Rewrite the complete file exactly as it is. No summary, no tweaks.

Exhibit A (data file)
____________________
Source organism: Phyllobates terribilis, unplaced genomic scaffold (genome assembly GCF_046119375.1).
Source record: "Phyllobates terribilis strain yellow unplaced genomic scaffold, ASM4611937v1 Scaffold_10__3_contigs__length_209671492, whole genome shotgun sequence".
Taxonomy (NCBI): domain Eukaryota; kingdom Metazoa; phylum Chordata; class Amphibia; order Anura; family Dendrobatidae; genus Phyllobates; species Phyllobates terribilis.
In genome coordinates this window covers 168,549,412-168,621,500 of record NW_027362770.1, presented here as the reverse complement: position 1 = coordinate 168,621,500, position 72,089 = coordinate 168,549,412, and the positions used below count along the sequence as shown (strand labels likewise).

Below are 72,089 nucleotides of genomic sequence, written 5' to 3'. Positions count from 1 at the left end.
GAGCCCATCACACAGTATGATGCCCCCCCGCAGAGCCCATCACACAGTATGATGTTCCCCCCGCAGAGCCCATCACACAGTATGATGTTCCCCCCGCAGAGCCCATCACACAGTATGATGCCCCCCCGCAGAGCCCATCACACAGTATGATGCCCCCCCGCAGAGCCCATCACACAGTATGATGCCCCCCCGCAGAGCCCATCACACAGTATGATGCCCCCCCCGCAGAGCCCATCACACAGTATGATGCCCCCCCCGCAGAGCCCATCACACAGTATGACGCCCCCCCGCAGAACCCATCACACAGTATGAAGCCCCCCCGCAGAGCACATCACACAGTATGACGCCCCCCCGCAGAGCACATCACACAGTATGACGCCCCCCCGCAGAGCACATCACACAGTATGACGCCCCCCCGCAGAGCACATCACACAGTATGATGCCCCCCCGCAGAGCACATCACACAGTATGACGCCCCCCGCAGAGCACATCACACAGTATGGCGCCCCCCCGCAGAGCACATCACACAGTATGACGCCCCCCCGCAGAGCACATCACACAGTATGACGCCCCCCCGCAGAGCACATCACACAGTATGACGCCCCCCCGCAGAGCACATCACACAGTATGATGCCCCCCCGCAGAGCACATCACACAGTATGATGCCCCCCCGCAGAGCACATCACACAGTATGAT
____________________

Source organism: Phyllobates terribilis, unplaced genomic scaffold (genome assembly GCF_046119375.1).
Source record: "Phyllobates terribilis strain yellow unplaced genomic scaffold, ASM4611937v1 Scaffold_10__3_contigs__length_209671492, whole genome shotgun sequence".
Taxonomy (NCBI): domain Eukaryota; kingdom Metazoa; phylum Chordata; class Amphibia; order Anura; family Dendrobatidae; genus Phyllobates; species Phyllobates terribilis.
In genome coordinates this window covers 168,549,412-168,621,500 of record NW_027362770.1, presented here as the reverse complement: position 1 = coordinate 168,621,500, position 72,089 = coordinate 168,549,412, and the positions used below count along the sequence as shown (strand labels likewise).

Below are 72,089 nucleotides of genomic sequence, written 5' to 3'. Positions count from 1 at the left end.
GAGCCCATCACACAGTATGATGCCCCCCCGCAGAGCCCATCACACAGTATGATGTTCCCCCCGCAGAGCCCATCACACAGTATGATGTTCCCCCCGCAGAGCCCATCACACAGTATGATGCCCCCCCGCAGAGCCCATCACACAGTATGATGCCCCCCCGCAGAGCCCATCACACAGTATGATGCCCCCCCGCAGAGCCCATCACACAGTATGATGCCCCCCCCGCAGAGCCCATCACACAGTATGATGCCCCCCCCGCAGAGCCCATCACACAGTATGACGCCCCCCCGCAGAACCCATCACACAGTATGAAGCCCCCCCGCAGAGCACATCACACAGTATGACGCCCCCCCGCAGAGCACATCACACAGTATGACGCCCCCCCGCAGAGCACATCACACAGTATGACGCCCCCCCGCAGAGCACATCACACAGTATGATGCCCCCCCGCAGAGCACATCACACAGTATGACGCCCCCCGCAGAGCACATCACACAGTATGGCGCCCCCCCGCAGAGCACATCACACAGTATGACGCCCCCCCGCAGAGCACATCACACAGTATGACGCCCCCCCGCAGAGCACATCACACAGTATGACGCCCCCCCGCAGAGCACATCACACAGTATGATGCCCCCCCGCAGAGCACATCACACAGTATGATGCCCCCCCGCAGAGCACATCACACAGTATGAT